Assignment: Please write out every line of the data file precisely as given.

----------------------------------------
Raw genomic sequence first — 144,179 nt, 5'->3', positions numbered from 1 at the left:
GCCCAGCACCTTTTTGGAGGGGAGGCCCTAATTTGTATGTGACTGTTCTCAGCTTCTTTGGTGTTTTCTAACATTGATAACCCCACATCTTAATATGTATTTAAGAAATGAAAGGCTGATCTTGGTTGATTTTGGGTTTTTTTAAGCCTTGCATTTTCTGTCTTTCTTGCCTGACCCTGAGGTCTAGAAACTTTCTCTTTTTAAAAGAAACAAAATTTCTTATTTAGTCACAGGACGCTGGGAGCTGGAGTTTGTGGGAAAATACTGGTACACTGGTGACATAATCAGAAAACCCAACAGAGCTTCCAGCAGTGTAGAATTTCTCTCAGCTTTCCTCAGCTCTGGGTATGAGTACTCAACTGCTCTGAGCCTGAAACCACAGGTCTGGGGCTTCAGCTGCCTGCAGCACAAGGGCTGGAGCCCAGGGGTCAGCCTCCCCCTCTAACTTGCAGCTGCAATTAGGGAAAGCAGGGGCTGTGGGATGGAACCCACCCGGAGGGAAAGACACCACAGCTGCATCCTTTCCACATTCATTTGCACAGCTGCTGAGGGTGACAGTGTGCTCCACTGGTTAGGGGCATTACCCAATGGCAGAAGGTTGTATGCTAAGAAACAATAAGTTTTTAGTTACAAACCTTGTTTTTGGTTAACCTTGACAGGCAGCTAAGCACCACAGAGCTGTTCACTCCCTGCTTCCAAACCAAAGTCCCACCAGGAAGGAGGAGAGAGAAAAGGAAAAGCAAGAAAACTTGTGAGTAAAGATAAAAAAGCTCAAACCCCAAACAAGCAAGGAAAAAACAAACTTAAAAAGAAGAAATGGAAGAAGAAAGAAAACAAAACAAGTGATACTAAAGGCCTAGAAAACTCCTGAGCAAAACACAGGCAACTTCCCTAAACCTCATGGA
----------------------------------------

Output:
Raw genomic sequence first — 144,179 nt, 5'->3', positions numbered from 1 at the left:
GCCCAGCACCTTTTTGGAGGGGAGGCCCTAATTTGTATGTGACTGTTCTCAGCTTCTTTGGTGTTTTCTAACATTGATAACCCCACATCTTAATATGTATTTAAGAAATGAAAGGCTGATCTTGGTTGATTTTGGGTTTTTTTAAGCCTTGCATTTTCTGTCTTTCTTGCCTGACCCTGAGGTCTAGAAACTTTCTCTTTTTAAAAGAAACAAAATTTCTTATTTAGTCACAGGACGCTGGGAGCTGGAGTTTGTGGGAAAATACTGGTACACTGGTGACATAATCAGAAAACCCAACAGAGCTTCCAGCAGTGTAGAATTTCTCTCAGCTTTCCTCAGCTCTGGGTATGAGTACTCAACTGCTCTGAGCCTGAAACCACAGGTCTGGGGCTTCAGCTGCCTGCAGCACAAGGGCTGGAGCCCAGGGGTCAGCCTCCCCCTCTAACTTGCAGCTGCAATTAGGGAAAGCAGGGGCTGTGGGATGGAACCCACCCGGAGGGAAAGACACCACAGCTGCATCCTTTCCACATTCATTTGCACAGCTGCTGAGGGTGACAGTGTGCTCCACTGGTTAGGGGCATTACCCAATGGCAGAAGGTTGTATGCTAAGAAACAATAAGTTTTTAGTTACAAACCTTGTTTTTGGTTAACCTTGACAGGCAGCTAAGCACCACAGAGCTGTTCACTCCCTGCTTCCAAACCAAAGTCCCACCAGGAAGGAGGAGAGAGAAAAGGAAAAGCAAGAAAACTTGTGAGTAAAGATAAAAAAGCTCAAACCCCAAACAAGCAAGGAAAAAACAAACTTAAAAAGAAGAAATGGAAGAAGAAAGAAAACAAAACAAGTGATACTAAAGGCCTAGAAAACTCCTGAGCAAAACACAGGCAACTTCCCTAAACCTCATGGA